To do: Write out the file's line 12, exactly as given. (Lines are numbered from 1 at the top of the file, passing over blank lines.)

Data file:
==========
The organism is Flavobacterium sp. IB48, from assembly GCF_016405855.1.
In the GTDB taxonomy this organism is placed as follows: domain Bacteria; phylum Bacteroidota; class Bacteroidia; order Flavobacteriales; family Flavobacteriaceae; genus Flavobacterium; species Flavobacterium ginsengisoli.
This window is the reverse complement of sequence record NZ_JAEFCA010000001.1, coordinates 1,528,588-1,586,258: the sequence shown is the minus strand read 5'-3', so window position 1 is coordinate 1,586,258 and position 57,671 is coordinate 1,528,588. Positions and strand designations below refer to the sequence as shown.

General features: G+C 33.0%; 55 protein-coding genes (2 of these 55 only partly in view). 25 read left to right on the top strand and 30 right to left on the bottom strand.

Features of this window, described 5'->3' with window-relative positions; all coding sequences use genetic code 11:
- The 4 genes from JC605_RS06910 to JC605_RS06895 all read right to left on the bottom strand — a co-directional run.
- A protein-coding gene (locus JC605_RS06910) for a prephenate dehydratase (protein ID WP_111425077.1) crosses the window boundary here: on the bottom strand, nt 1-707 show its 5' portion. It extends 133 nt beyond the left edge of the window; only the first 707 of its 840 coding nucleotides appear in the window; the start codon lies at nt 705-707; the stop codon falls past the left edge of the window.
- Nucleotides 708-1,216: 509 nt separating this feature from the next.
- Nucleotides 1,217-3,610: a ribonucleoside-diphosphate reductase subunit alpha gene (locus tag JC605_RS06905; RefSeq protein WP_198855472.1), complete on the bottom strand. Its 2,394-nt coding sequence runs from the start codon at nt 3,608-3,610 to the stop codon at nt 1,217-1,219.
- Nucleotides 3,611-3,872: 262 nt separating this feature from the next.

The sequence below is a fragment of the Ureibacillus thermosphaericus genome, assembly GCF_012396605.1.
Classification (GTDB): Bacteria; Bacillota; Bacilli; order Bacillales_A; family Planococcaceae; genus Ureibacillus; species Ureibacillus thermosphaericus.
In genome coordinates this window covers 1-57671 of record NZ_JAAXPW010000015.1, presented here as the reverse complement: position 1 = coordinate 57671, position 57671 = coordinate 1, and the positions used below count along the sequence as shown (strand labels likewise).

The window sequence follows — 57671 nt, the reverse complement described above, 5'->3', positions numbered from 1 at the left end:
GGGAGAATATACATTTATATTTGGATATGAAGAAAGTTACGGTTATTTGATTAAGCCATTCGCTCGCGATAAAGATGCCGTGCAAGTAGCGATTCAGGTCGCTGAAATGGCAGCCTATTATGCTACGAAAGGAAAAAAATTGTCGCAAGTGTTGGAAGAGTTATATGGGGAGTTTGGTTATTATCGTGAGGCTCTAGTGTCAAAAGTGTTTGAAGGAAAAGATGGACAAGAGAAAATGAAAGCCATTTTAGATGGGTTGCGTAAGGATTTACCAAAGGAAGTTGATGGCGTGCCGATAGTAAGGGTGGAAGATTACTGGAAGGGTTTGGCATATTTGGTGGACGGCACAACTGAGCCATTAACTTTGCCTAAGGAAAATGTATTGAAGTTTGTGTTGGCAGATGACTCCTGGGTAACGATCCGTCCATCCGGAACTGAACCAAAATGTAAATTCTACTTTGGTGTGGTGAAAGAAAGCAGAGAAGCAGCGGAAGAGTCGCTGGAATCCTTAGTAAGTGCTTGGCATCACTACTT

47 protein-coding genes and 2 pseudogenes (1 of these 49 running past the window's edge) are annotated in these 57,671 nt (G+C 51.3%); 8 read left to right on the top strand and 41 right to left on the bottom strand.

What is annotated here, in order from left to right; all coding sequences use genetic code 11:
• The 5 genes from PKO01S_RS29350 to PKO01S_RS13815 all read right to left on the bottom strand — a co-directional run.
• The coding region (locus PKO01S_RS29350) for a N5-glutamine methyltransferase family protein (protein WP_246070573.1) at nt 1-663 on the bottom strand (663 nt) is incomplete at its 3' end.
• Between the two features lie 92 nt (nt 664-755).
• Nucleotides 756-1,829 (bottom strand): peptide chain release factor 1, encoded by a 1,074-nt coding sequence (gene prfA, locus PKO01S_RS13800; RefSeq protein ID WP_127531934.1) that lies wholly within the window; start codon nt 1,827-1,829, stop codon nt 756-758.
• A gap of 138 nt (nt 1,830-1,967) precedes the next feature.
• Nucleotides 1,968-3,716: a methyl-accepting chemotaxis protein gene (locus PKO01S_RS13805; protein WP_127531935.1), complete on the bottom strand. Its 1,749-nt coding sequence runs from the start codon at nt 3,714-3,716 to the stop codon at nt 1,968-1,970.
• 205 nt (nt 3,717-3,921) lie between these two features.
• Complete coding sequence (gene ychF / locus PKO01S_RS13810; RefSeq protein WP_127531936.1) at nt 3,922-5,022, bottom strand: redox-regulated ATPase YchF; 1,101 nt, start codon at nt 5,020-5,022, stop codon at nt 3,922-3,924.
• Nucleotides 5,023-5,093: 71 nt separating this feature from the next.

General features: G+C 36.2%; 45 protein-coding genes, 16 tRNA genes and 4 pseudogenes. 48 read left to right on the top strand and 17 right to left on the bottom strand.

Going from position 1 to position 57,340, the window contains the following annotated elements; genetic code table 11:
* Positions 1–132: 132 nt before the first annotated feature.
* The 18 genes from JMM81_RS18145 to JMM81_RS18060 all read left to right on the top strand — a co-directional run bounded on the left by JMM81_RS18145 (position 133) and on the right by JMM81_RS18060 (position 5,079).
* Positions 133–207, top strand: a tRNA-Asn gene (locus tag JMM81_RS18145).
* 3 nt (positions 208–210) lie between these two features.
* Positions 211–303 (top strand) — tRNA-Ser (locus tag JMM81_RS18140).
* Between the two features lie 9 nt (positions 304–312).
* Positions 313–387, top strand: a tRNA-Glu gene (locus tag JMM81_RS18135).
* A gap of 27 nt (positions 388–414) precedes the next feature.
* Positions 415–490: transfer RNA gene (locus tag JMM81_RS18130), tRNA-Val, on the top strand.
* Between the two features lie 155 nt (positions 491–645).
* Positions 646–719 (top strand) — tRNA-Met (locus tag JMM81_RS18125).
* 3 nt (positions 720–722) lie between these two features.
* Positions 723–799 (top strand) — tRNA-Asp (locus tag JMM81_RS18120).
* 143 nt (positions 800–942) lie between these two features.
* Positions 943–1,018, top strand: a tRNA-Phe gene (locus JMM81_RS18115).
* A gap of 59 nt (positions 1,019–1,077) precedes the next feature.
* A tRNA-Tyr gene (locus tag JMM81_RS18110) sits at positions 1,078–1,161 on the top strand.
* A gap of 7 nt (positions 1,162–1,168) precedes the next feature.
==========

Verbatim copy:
Classification (GTDB): Bacteria; Bacillota; Bacilli; order Bacillales_A; family Planococcaceae; genus Ureibacillus; species Ureibacillus thermosphaericus.